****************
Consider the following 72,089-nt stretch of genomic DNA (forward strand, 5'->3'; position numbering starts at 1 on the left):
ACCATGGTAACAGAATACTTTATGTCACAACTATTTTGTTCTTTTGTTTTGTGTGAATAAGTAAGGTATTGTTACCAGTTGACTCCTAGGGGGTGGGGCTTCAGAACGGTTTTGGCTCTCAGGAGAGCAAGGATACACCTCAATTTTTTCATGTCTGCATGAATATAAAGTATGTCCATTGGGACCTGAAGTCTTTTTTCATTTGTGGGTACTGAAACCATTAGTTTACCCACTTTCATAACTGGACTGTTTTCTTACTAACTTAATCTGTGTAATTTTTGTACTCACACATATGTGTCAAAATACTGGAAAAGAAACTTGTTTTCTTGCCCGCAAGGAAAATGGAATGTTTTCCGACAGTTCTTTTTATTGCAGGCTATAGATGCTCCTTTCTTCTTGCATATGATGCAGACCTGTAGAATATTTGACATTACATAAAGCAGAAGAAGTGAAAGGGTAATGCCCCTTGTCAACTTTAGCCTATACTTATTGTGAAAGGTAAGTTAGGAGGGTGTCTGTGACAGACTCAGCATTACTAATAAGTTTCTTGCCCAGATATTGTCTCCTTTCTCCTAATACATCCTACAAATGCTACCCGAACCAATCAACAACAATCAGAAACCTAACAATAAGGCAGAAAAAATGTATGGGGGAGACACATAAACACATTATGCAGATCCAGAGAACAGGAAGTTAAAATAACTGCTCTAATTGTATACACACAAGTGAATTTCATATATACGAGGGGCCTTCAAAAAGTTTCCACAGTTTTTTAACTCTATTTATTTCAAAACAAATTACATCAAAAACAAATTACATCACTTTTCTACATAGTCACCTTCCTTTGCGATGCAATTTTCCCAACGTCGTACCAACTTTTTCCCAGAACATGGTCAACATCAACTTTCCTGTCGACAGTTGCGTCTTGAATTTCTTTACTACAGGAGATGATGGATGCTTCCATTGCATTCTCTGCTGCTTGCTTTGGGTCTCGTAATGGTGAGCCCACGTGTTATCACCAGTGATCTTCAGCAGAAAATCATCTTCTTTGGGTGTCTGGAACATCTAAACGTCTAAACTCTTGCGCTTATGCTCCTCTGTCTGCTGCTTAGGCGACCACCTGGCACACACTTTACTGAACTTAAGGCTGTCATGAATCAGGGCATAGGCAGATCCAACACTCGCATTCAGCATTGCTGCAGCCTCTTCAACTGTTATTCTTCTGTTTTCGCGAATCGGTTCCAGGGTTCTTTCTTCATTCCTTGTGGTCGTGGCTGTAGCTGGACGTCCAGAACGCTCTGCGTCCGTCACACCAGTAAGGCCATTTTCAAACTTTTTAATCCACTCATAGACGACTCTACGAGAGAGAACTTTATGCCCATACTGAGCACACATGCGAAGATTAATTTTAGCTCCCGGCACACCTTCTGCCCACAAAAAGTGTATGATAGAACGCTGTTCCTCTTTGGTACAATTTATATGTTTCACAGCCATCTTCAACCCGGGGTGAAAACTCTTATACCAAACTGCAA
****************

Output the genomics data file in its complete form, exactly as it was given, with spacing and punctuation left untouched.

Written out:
Consider the following 72,089-nt stretch of genomic DNA (forward strand, 5'->3'; position numbering starts at 1 on the left):
ACCATGGTAACAGAATACTTTATGTCACAACTATTTTGTTCTTTTGTTTTGTGTGAATAAGTAAGGTATTGTTACCAGTTGACTCCTAGGGGGTGGGGCTTCAGAACGGTTTTGGCTCTCAGGAGAGCAAGGATACACCTCAATTTTTTCATGTCTGCATGAATATAAAGTATGTCCATTGGGACCTGAAGTCTTTTTTCATTTGTGGGTACTGAAACCATTAGTTTACCCACTTTCATAACTGGACTGTTTTCTTACTAACTTAATCTGTGTAATTTTTGTACTCACACATATGTGTCAAAATACTGGAAAAGAAACTTGTTTTCTTGCCCGCAAGGAAAATGGAATGTTTTCCGACAGTTCTTTTTATTGCAGGCTATAGATGCTCCTTTCTTCTTGCATATGATGCAGACCTGTAGAATATTTGACATTACATAAAGCAGAAGAAGTGAAAGGGTAATGCCCCTTGTCAACTTTAGCCTATACTTATTGTGAAAGGTAAGTTAGGAGGGTGTCTGTGACAGACTCAGCATTACTAATAAGTTTCTTGCCCAGATATTGTCTCCTTTCTCCTAATACATCCTACAAATGCTACCCGAACCAATCAACAACAATCAGAAACCTAACAATAAGGCAGAAAAAATGTATGGGGGAGACACATAAACACATTATGCAGATCCAGAGAACAGGAAGTTAAAATAACTGCTCTAATTGTATACACACAAGTGAATTTCATATATACGAGGGGCCTTCAAAAAGTTTCCACAGTTTTTTAACTCTATTTATTTCAAAACAAATTACATCAAAAACAAATTACATCACTTTTCTACATAGTCACCTTCCTTTGCGATGCAATTTTCCCAACGTCGTACCAACTTTTTCCCAGAACATGGTCAACATCAACTTTCCTGTCGACAGTTGCGTCTTGAATTTCTTTACTACAGGAGATGATGGATGCTTCCATTGCATTCTCTGCTGCTTGCTTTGGGTCTCGTAATGGTGAGCCCACGTGTTATCACCAGTGATCTTCAGCAGAAAATCATCTTCTTTGGGTGTCTGGAACATCTAAACGTCTAAACTCTTGCGCTTATGCTCCTCTGTCTGCTGCTTAGGCGACCACCTGGCACACACTTTACTGAACTTAAGGCTGTCATGAATCAGGGCATAGGCAGATCCAACACTCGCATTCAGCATTGCTGCAGCCTCTTCAACTGTTATTCTTCTGTTTTCGCGAATCGGTTCCAGGGTTCTTTCTTCATTCCTTGTGGTCGTGGCTGTAGCTGGACGTCCAGAACGCTCTGCGTCCGTCACACCAGTAAGGCCATTTTCAAACTTTTTAATCCACTCATAGACGACTCTACGAGAGAGAACTTTATGCCCATACTGAGCACACATGCGAAGATTAATTTTAGCTCCCGGCACACCTTCTGCCCACAAAAAGTGTATGATAGAACGCTGTTCCTCTTTGGTACAATTTATATGTTTCACAGCCATCTTCAACCCGGGGTGAAAACTCTTATACCAAACTGCAA